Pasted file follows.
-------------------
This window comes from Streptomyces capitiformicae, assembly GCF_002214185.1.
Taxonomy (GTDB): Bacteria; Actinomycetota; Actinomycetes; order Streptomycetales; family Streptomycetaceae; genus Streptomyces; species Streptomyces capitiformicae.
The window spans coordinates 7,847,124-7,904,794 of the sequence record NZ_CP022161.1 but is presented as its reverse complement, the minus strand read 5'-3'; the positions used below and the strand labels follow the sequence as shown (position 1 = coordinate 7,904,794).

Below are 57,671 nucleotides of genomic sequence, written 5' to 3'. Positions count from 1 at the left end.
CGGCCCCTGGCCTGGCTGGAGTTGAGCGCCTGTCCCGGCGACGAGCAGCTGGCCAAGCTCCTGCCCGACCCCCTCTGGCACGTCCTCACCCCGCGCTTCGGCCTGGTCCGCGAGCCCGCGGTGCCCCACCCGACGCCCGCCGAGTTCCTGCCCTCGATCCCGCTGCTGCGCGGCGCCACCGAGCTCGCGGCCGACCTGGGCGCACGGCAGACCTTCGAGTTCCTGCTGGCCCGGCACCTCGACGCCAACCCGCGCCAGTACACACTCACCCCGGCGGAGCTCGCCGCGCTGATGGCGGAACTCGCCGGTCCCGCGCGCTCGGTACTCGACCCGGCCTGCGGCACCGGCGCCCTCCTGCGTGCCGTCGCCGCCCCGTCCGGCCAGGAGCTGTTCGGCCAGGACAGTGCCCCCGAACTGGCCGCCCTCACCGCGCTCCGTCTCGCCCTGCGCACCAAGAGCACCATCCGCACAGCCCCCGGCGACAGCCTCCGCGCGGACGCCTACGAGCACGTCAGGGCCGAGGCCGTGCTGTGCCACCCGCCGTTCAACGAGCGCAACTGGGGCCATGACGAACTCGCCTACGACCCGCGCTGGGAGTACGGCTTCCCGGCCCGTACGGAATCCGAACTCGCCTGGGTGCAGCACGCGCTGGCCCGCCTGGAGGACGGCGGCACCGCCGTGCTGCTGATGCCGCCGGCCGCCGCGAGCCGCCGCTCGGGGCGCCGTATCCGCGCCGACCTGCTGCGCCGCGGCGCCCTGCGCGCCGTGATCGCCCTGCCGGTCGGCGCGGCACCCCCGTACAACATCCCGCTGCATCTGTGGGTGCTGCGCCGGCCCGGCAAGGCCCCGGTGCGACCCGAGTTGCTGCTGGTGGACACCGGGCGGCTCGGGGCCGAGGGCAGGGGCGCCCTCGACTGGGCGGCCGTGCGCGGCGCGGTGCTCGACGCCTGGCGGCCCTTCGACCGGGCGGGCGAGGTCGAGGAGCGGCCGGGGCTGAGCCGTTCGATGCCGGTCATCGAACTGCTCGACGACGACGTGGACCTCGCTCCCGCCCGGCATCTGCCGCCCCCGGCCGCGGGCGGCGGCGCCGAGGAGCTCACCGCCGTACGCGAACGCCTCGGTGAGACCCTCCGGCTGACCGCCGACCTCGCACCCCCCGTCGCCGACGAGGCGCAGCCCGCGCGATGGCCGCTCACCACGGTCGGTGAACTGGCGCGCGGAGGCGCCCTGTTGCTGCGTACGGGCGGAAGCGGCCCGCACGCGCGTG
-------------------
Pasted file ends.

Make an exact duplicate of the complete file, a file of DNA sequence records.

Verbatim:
This window comes from Streptomyces capitiformicae, assembly GCF_002214185.1.
Taxonomy (GTDB): Bacteria; Actinomycetota; Actinomycetes; order Streptomycetales; family Streptomycetaceae; genus Streptomyces; species Streptomyces capitiformicae.
The window spans coordinates 7,847,124-7,904,794 of the sequence record NZ_CP022161.1 but is presented as its reverse complement, the minus strand read 5'-3'; the positions used below and the strand labels follow the sequence as shown (position 1 = coordinate 7,904,794).

Below are 57,671 nucleotides of genomic sequence, written 5' to 3'. Positions count from 1 at the left end.
CGGCCCCTGGCCTGGCTGGAGTTGAGCGCCTGTCCCGGCGACGAGCAGCTGGCCAAGCTCCTGCCCGACCCCCTCTGGCACGTCCTCACCCCGCGCTTCGGCCTGGTCCGCGAGCCCGCGGTGCCCCACCCGACGCCCGCCGAGTTCCTGCCCTCGATCCCGCTGCTGCGCGGCGCCACCGAGCTCGCGGCCGACCTGGGCGCACGGCAGACCTTCGAGTTCCTGCTGGCCCGGCACCTCGACGCCAACCCGCGCCAGTACACACTCACCCCGGCGGAGCTCGCCGCGCTGATGGCGGAACTCGCCGGTCCCGCGCGCTCGGTACTCGACCCGGCCTGCGGCACCGGCGCCCTCCTGCGTGCCGTCGCCGCCCCGTCCGGCCAGGAGCTGTTCGGCCAGGACAGTGCCCCCGAACTGGCCGCCCTCACCGCGCTCCGTCTCGCCCTGCGCACCAAGAGCACCATCCGCACAGCCCCCGGCGACAGCCTCCGCGCGGACGCCTACGAGCACGTCAGGGCCGAGGCCGTGCTGTGCCACCCGCCGTTCAACGAGCGCAACTGGGGCCATGACGAACTCGCCTACGACCCGCGCTGGGAGTACGGCTTCCCGGCCCGTACGGAATCCGAACTCGCCTGGGTGCAGCACGCGCTGGCCCGCCTGGAGGACGGCGGCACCGCCGTGCTGCTGATGCCGCCGGCCGCCGCGAGCCGCCGCTCGGGGCGCCGTATCCGCGCCGACCTGCTGCGCCGCGGCGCCCTGCGCGCCGTGATCGCCCTGCCGGTCGGCGCGGCACCCCCGTACAACATCCCGCTGCATCTGTGGGTGCTGCGCCGGCCCGGCAAGGCCCCGGTGCGACCCGAGTTGCTGCTGGTGGACACCGGGCGGCTCGGGGCCGAGGGCAGGGGCGCCCTCGACTGGGCGGCCGTGCGCGGCGCGGTGCTCGACGCCTGGCGGCCCTTCGACCGGGCGGGCGAGGTCGAGGAGCGGCCGGGGCTGAGCCGTTCGATGCCGGTCATCGAACTGCTCGACGACGACGTGGACCTCGCTCCCGCCCGGCATCTGCCGCCCCCGGCCGCGGGCGGCGGCGCCGAGGAGCTCACCGCCGTACGCGAACGCCTCGGTGAGACCCTCCGGCTGACCGCCGACCTCGCACCCCCCGTCGCCGACGAGGCGCAGCCCGCGCGATGGCCGCTCACCACGGTCGGTGAACTGGCGCGCGGAGGCGCCCTGTTGCTGCGTACGGGCGGAAGCGGCCCGCACGCGCGTG